The 2010 edition saw Repsol Honda teammates Dani Pedrosa and Andrea Dovizioso leap out in front of pre-race favorites Stoner and Lorenzo (Rossi was recovering from shoulder and leg injuries suffered previously at Mugello). Pedrosa took himself out of contention in Turn 1 of Lap 1, running hot, wide and, shortly thereafter, ninth. Dovi went low-side on Lap 14, leaving Lorenzo comfortably in the lead. Pedrosa fought his way back to finish second, four seconds ahead of Stoner.
Last year, flanked by Le Mans and Silverstone, Catalunya delivered the second of three consecutive early season wins for Stoner and his shiny Honda RC212V. The Factory Yamaha duo of Lorenzo and Ben Spies chased Stoner but settled for second and third, respectively, while pole-sitter Marco Simoncelli finished sixth. This was only a year ago, back when we thought both Sic and Spies had radiant futures in MotoGP. The race itself was something of a procession. Outside of Stoner and his fans, there was little joy in Mudville last year. (Pedrosa sat out 2011 after getting tagged by Simoncelli in France the previous round.)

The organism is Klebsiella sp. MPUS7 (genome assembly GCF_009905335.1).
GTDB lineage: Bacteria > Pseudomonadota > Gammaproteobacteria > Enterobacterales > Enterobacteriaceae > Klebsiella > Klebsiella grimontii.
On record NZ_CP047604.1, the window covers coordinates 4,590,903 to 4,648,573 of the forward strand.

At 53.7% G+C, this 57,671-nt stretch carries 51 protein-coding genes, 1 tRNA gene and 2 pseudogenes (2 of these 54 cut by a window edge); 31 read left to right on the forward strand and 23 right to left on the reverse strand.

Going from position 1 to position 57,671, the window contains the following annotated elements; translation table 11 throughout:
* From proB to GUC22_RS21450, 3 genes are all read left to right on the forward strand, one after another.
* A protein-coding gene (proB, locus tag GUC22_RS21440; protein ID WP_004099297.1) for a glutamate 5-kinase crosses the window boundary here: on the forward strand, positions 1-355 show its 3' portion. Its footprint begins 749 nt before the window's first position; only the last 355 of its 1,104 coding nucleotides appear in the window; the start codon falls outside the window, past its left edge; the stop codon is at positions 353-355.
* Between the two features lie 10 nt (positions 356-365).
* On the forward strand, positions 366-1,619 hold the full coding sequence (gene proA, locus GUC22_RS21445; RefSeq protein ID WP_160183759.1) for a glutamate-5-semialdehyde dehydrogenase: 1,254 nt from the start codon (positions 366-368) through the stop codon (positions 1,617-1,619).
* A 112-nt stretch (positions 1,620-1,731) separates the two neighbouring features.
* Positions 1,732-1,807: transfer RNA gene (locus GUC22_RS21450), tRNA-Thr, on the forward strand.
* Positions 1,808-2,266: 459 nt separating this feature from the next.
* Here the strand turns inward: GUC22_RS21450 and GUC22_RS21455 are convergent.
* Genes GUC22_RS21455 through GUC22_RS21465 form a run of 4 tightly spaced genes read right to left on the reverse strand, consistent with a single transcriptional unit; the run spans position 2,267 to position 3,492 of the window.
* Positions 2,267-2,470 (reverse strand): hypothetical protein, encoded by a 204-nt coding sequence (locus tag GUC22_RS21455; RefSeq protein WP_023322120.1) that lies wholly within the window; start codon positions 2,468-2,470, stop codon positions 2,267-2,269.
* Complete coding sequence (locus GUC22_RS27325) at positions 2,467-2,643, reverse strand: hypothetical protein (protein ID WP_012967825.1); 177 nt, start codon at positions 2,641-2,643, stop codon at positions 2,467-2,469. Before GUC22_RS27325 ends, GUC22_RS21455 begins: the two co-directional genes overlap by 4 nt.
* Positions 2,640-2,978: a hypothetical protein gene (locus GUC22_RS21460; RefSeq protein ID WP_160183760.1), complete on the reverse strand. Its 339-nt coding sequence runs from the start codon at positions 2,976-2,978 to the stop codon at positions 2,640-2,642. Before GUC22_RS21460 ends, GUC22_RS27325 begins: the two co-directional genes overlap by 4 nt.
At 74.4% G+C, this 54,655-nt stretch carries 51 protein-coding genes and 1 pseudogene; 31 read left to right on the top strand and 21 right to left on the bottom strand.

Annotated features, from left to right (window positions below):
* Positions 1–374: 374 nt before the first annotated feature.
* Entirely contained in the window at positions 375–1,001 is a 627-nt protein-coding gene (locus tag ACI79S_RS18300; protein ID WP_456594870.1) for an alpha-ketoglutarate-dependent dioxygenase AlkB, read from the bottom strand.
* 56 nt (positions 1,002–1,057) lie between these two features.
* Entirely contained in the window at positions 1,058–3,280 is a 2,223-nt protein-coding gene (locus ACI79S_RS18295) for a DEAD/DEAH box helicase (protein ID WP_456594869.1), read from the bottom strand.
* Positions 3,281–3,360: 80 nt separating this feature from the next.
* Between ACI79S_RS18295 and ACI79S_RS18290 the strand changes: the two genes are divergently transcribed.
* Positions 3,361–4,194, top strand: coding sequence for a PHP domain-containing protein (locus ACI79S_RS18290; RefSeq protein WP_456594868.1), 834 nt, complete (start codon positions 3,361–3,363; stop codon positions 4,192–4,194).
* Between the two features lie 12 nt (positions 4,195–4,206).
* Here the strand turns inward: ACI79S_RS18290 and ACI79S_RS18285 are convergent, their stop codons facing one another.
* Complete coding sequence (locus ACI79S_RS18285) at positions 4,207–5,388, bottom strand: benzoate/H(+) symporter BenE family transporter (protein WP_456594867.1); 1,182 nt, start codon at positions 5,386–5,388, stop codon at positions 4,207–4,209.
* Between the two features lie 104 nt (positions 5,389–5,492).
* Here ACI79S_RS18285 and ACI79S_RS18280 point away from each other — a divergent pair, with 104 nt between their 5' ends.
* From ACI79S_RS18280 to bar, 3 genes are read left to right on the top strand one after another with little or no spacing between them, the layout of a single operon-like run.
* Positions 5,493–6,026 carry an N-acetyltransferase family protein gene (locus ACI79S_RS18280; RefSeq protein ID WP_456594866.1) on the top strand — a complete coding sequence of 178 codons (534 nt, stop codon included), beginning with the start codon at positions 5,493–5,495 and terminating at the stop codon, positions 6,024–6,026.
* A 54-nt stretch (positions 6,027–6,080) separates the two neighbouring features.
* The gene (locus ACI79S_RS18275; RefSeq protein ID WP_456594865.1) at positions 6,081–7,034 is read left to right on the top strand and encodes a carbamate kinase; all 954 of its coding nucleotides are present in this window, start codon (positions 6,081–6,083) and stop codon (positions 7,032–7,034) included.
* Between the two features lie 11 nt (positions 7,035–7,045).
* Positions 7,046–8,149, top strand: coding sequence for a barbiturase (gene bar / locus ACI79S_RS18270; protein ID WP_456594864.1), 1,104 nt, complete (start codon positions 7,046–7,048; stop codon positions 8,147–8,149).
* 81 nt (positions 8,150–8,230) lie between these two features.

Which Brings Us to 2012
The surprises at Le Mans last time out not only shook up the 2012 standings but raised a number of questions for both this year and several to come. I’m wondering if it’s really possible that Rossi is back, and find myself thinking “probably not.” Perhaps, if the next 14 races could be run at Le Mans in the rain, he might challenge for the championship. But Le Mans, I expect, probably proved little more than that the Ducati, with Rossi aboard, somehow runs well in the wet. I refuse to believe it will suddenly become competitive on dry tracks. It’s good to see, though, that Rossi has not lost his competitive fire during his self-imposed purgatory with the Bologna factory.